Contributing to a bloody great cause

With the Irish Blood Transfusion Service having recently issued an urgent appeal for donations, Jessica Gorman provides a step-by-step guide on how students can give blood.

Do you want to do something to help those who are less fortunate? Are you too broke to give money and have no time to volunteer? Then you should seriously consider donating blood. Giving blood is an easy, safe, and cheap way to give something back to society, and you will almost definitely save a life. Donating blood sounds like a major task, but it’s quick, painless and you’ll be finished in less than forty-five minutes from start to finish.

You can only return every three months so it isn’t a big time commitment, but it is crucial for people in need of operations, pregnant women  and especially people who were in accidents and have subsequently experienced serious blood loss. Considering the amount of donated blood used in hospitals around Ireland every week, almost 3,000 donors are needed ‒ yet only 3% of those eligible actually take the time to donate.

If you have a couple of free hours around campus, it is super easy to become a donor. The first thing you have to do is ensure you drink  at least two litres of water and stay warm ‒ this helps to make veins more prominent and improves blood flow. You should also ensure that you have recently eaten a decent meal in order to reduce the risk of fainting. Finally, you can head over to the clinic which is conveniently situated on D’Olier Street.

Here, you’ll be required to fill out an incredibly comprehensive form and undergo a thorough interview to ensure your blood is suitable to be donated and that there is no risk of infecting the recipient. Obviously all information you impart is treated with 100% confidentiality. Your haemoglobin levels will then be tested with a capillary sample, i.e. a prick to your finger.  If this level is too low you will be offered an intravenous test, similar to when your doctor takes a sample for a blood test, as this can be more accurate. If this test is also negative you will not be permitted to give blood, as your iron levels may be too low or you may be too fatigued.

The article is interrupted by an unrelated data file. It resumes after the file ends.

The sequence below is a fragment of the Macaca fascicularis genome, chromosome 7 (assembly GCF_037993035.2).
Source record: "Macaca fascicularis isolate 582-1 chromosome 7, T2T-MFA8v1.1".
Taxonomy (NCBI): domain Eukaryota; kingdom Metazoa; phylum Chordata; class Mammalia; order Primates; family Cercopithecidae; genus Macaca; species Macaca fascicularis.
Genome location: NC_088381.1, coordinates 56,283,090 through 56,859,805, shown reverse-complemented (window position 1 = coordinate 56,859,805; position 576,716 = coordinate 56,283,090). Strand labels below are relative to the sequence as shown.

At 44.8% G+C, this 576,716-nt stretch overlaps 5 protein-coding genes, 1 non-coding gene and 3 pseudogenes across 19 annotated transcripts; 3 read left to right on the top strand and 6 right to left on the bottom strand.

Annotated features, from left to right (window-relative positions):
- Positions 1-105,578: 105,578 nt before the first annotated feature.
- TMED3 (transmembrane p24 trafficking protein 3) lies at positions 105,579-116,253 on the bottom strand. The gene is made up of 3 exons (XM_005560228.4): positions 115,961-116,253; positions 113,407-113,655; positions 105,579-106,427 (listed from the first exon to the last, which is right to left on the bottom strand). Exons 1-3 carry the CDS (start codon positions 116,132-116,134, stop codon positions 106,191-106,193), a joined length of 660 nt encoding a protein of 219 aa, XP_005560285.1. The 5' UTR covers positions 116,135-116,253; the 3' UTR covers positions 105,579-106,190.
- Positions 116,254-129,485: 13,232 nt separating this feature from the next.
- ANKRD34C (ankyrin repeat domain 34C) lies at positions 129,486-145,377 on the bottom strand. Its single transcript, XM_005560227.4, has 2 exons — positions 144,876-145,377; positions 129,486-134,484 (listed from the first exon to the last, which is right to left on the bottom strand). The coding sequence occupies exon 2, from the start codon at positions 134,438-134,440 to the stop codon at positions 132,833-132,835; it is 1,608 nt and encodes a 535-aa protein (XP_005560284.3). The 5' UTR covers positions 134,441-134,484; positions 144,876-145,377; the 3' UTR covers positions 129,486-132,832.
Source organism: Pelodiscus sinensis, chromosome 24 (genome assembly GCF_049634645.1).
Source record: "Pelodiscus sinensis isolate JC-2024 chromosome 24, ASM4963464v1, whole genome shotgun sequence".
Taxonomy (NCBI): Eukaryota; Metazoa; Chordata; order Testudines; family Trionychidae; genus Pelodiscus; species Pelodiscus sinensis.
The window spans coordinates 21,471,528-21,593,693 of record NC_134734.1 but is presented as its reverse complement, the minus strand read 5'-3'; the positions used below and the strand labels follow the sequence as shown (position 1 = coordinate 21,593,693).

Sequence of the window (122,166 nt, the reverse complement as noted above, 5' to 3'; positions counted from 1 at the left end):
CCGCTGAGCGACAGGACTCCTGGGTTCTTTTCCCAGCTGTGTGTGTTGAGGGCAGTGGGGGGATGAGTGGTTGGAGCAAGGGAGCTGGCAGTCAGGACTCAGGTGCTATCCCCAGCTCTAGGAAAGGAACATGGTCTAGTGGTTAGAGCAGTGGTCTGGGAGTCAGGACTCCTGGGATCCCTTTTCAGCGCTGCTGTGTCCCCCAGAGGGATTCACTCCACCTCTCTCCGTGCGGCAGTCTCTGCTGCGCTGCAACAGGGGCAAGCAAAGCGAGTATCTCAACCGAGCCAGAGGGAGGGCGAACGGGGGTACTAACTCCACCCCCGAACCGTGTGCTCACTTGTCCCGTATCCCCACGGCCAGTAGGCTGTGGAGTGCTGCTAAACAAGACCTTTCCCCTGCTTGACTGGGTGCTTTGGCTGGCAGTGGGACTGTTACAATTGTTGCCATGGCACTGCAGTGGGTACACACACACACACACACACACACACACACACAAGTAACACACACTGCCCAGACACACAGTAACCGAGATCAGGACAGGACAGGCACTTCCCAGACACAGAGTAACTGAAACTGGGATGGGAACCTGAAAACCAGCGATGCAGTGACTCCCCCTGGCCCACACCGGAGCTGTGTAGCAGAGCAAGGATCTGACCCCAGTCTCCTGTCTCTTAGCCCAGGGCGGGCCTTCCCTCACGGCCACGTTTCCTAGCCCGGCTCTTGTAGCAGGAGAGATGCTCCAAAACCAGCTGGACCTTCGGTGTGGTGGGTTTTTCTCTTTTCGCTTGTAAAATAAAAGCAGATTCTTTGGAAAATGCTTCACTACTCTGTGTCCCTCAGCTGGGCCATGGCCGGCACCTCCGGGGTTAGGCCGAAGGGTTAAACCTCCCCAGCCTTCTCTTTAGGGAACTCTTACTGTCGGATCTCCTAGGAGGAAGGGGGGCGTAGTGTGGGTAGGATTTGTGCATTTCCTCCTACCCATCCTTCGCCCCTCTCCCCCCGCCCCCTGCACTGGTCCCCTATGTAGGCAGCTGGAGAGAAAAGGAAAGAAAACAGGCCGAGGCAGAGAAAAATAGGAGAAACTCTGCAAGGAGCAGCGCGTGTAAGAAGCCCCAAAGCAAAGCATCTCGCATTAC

Finally, if you have made it through all the above you will be hooked up to a donation pack through a needle in your arm. You will be put lying down and closely monitored by a staff member. For a pint of blood to be donated, it takes approximately eight minutes. Following this, your blood is sent to a lab where it is tested to ensure it is safe to give to a patient and then sent on to a hospital. At this point you are expected to spend at least fifteen minutes in clinic canteen indulging in some refreshments before you are allowed to leave.

This may sound like a tedious process, but I firmly believe that when I see the little text a few weeks later, informing me that my blood has been used in a particular hospital to save a life, I realise that it was well worth the hour it took to give. Once you have donated for the first time, it is so much easier to go back and, if you’re especially nervous, team up with a friend to become your blood buddy and make a ritual out of donating together every three months.  

When I first donated it was one of the most overwhelming experiences of my life, but now it’s as like clockwork as a doctor’s appointment. If you don’t feel comfortable after giving it a try, that’s okay, but it really is not that scary, and it’s incredibly rewarding. Considering that the clinic is so close, why not go at least once? It’s may be minor for you, as a fit and healthy student, but it could literally save someone’s life.